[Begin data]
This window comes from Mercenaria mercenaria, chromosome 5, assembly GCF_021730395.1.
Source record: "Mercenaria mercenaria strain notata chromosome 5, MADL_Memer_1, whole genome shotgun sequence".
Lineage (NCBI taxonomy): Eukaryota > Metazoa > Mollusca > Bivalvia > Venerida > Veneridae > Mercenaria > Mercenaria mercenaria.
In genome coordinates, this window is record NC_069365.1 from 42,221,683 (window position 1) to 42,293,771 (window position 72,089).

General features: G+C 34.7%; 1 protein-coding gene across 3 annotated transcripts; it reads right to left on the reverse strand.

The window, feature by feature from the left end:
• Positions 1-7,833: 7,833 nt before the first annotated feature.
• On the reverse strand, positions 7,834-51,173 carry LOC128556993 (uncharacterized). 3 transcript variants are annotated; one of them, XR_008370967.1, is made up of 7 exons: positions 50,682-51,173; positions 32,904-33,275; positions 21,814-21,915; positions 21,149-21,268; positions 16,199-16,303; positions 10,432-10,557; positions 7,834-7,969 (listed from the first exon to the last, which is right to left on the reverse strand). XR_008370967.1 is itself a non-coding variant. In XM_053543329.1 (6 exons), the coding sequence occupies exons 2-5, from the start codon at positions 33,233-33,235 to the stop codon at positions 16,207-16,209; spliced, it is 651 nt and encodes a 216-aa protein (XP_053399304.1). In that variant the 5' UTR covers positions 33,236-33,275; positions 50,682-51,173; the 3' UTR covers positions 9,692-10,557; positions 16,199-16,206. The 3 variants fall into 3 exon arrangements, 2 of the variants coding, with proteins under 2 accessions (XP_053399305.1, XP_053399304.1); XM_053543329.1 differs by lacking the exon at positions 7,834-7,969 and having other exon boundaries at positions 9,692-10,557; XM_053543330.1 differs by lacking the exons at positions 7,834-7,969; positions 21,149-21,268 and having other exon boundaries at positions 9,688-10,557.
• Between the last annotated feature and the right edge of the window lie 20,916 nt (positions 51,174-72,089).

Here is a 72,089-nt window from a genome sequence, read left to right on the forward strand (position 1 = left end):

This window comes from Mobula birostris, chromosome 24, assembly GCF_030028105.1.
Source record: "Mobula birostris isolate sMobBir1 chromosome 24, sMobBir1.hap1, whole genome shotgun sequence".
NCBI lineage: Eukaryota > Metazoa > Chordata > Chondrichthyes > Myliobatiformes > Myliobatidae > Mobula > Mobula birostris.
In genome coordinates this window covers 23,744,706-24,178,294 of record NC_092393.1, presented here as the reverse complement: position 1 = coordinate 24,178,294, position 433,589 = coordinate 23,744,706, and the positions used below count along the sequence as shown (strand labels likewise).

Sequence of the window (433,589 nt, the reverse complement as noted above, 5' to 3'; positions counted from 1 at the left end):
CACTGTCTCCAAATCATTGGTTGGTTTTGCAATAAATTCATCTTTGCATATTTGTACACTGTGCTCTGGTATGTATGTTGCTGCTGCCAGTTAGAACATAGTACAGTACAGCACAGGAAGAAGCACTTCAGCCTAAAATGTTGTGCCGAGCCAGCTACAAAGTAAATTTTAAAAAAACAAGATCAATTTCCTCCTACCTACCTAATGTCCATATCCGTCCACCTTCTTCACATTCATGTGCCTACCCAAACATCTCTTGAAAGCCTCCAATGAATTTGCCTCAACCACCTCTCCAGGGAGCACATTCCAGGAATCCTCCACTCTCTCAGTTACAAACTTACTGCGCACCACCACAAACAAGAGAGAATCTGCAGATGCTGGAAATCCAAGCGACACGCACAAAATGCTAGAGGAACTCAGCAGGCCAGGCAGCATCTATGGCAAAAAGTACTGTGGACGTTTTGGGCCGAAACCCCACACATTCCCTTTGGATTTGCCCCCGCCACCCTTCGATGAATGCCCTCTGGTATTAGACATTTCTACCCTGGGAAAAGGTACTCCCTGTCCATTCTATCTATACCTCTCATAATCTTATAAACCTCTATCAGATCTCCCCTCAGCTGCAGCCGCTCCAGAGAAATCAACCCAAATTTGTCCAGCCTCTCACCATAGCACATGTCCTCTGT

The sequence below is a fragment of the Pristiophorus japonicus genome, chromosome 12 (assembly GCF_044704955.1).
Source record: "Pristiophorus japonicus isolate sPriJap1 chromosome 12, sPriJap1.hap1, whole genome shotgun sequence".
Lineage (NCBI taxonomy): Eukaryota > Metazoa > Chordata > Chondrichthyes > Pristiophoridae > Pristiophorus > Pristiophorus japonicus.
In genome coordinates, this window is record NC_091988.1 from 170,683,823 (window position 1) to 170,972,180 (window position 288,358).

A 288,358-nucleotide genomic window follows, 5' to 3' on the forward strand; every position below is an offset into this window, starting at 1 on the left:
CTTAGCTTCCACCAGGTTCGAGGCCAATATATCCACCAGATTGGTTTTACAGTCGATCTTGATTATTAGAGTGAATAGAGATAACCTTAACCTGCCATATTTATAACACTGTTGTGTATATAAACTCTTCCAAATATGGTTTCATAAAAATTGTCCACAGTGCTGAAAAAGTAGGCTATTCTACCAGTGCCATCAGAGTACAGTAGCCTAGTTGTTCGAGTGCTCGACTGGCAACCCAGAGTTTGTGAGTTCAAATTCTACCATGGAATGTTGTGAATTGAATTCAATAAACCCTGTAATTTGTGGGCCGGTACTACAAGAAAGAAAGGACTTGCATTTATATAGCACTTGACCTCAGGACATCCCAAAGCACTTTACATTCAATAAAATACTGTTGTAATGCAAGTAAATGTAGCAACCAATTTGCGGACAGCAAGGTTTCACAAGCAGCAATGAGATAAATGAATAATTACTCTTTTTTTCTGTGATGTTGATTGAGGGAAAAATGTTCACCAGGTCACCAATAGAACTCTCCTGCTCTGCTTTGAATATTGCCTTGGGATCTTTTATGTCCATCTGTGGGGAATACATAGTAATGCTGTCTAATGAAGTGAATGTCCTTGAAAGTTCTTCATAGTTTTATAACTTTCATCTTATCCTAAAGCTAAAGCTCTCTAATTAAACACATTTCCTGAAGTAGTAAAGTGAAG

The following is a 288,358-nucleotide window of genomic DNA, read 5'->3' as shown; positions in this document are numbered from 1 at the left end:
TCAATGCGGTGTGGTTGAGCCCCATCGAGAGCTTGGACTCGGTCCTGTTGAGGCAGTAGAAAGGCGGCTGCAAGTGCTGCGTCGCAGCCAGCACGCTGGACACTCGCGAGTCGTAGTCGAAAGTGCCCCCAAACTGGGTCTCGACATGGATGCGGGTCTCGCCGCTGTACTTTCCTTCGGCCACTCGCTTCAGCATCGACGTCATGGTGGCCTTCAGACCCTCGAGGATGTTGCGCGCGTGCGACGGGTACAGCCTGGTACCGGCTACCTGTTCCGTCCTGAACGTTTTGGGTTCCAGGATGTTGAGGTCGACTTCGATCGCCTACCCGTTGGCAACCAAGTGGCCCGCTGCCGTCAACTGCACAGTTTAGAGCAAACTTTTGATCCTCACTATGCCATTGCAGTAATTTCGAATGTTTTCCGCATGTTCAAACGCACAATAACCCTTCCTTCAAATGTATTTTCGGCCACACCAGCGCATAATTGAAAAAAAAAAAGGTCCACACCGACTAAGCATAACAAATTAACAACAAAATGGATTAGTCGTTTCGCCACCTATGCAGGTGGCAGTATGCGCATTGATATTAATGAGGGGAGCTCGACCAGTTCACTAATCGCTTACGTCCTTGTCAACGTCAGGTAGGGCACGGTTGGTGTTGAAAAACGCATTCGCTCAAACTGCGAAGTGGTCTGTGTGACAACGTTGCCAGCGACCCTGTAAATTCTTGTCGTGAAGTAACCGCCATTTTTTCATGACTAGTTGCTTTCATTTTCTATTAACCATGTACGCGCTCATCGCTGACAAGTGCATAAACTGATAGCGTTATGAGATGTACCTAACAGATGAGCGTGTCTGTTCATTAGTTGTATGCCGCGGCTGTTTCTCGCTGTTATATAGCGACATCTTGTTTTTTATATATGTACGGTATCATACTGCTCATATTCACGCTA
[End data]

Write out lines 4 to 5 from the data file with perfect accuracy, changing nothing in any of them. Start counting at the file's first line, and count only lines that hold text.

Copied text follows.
In genome coordinates, this window is record NC_069365.1 from 42,221,683 (window position 1) to 42,293,771 (window position 72,089).

General features: G+C 34.7%; 1 protein-coding gene across 3 annotated transcripts; it reads right to left on the reverse strand.